31. 31. Resistance , Resilience, & Recovery <ul><li>In the present context, the term Resistance refers to the ability of an individual, a group, an organization, or even an entire population, to literally resist manifestations of clinical distress, impairment, or dysfunction associated with critical incidents, terrorism, and even mass disasters. </li></ul>
    32. 32. Resistance , Resilience, & Recovery <ul><li>Resistance may be thought of as a form of psychological/ behavioral immunity to distress and dysfunction. </li></ul><ul><li>Pre-incident training/preparation may be best way to build resistance </li></ul>
    33. 33. Resistance, Resilience , & Recovery <ul><li>In the present context, the term Resilience refers to the ability of an individual, a group, an organization, or even an entire population, to rapidly and effectively rebound from psychological and/or behavioral perturbations associated with critical incidents, terrorism, and even mass disasters. </li></ul>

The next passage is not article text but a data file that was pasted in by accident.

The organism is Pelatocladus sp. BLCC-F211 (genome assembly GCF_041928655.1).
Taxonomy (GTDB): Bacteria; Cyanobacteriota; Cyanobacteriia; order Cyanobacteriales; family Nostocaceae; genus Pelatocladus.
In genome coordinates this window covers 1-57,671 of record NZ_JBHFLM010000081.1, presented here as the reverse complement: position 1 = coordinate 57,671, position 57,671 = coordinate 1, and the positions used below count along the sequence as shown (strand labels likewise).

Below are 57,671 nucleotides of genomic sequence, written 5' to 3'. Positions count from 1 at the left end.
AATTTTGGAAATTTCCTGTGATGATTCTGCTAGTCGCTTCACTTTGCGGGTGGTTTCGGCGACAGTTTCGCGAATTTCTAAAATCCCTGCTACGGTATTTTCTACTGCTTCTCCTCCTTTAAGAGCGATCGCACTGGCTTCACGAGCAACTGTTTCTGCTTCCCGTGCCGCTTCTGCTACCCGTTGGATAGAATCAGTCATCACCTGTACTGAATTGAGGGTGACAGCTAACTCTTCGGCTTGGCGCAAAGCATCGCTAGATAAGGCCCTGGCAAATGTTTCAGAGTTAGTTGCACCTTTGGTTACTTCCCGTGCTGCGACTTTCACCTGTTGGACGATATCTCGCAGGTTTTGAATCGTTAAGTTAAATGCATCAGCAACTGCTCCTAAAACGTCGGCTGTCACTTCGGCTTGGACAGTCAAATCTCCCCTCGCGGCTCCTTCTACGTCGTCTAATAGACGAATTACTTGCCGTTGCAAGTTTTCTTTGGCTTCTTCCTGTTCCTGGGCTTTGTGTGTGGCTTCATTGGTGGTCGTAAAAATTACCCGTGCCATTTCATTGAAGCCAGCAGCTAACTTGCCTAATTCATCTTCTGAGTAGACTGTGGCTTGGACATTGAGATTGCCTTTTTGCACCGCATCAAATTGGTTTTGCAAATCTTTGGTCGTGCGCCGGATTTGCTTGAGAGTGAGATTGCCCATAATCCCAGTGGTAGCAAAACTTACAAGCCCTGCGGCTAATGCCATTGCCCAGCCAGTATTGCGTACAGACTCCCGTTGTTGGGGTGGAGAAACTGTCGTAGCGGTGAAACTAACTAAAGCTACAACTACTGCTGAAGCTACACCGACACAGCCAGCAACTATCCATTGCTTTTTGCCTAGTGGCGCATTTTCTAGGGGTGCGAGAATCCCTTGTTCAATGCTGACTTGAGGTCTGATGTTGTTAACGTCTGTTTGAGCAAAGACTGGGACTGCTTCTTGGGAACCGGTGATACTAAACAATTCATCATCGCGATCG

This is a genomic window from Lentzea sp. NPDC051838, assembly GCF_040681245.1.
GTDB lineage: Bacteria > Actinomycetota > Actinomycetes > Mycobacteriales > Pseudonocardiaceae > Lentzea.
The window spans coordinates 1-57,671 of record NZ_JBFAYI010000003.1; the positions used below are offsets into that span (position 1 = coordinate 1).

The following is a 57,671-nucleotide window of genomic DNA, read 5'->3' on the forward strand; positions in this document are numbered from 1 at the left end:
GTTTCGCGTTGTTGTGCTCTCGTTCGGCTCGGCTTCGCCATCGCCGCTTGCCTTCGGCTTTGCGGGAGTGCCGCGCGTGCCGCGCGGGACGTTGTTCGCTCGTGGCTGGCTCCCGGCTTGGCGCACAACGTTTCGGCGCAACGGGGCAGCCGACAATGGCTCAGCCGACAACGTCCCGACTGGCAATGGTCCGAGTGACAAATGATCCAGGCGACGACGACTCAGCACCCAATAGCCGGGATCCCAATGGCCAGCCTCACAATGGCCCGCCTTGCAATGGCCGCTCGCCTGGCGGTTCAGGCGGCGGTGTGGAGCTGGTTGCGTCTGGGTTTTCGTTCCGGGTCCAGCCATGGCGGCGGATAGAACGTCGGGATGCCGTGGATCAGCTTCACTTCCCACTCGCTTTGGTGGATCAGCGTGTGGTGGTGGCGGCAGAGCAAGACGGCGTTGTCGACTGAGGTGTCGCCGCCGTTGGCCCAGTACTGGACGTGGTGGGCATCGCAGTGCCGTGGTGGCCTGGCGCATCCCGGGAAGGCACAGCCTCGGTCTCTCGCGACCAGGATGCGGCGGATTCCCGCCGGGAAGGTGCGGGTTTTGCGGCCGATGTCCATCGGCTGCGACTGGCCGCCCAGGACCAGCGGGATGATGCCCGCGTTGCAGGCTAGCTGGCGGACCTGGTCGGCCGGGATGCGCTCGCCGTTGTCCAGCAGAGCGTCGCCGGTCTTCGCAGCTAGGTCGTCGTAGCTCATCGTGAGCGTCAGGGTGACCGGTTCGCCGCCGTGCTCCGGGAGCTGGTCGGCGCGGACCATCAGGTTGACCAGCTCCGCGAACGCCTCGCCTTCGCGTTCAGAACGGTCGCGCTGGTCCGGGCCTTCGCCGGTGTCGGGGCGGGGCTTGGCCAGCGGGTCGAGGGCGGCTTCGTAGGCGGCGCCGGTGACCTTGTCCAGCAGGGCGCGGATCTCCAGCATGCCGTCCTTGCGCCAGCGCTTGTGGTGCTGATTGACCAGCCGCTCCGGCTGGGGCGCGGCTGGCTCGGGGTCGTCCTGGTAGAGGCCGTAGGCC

34. 34. Resistance, Resilience , & Recovery <ul><li>Resilience is an ordinary , not extraordinary response associated with: </li></ul><ul><ul><li>Capacity to make and follow out realistic plans </li></ul></ul><ul><ul><li>Positive view of self, strength, and abilities </li></ul></ul><ul><ul><li>Communication and problem solving skills </li></ul></ul><ul><ul><li>Capacity to manage strong feelings </li></ul></ul><ul><li>Crisis and disaster mental health intervention may be the best way to enhance natural Resiliency , in addition to pre-incident preparation. </li></ul>
    35. 35. Resistance, Resilience, & Recovery <ul><li>The term Recovery refers to the ability of an individual, a group, an organization, or even an entire population, to literally recover the ability to adaptively function, both psychologically and behaviorally, in the wake of a significant clinical distress, impairment, or dysfunction (PTS/CIS) subsequent to critical incidents, terrorism, and even mass disasters. </li></ul><ul><li>Crisis intervention, Treatment, and rehabilitation speeds Recovery . </li></ul>
    36. 36. An outcome-driven continuum of care Create Resistance Enhance Resiliency Speed Recovery Assessment Assessment Assessment Intervention Intervention Intervention Evaluation Evaluation Evaluation [Kaminsky, et al, (2005) RESISTANCE, RESILIENCE, RECOVERY. In Everly & Parker, Mental Health Aspects of Disaster: Public Health Preparedness and Response. Balto: Johns Hopkins Center for Public Health Preparedness.] Goals of a Multi-Component Crisis Intervention System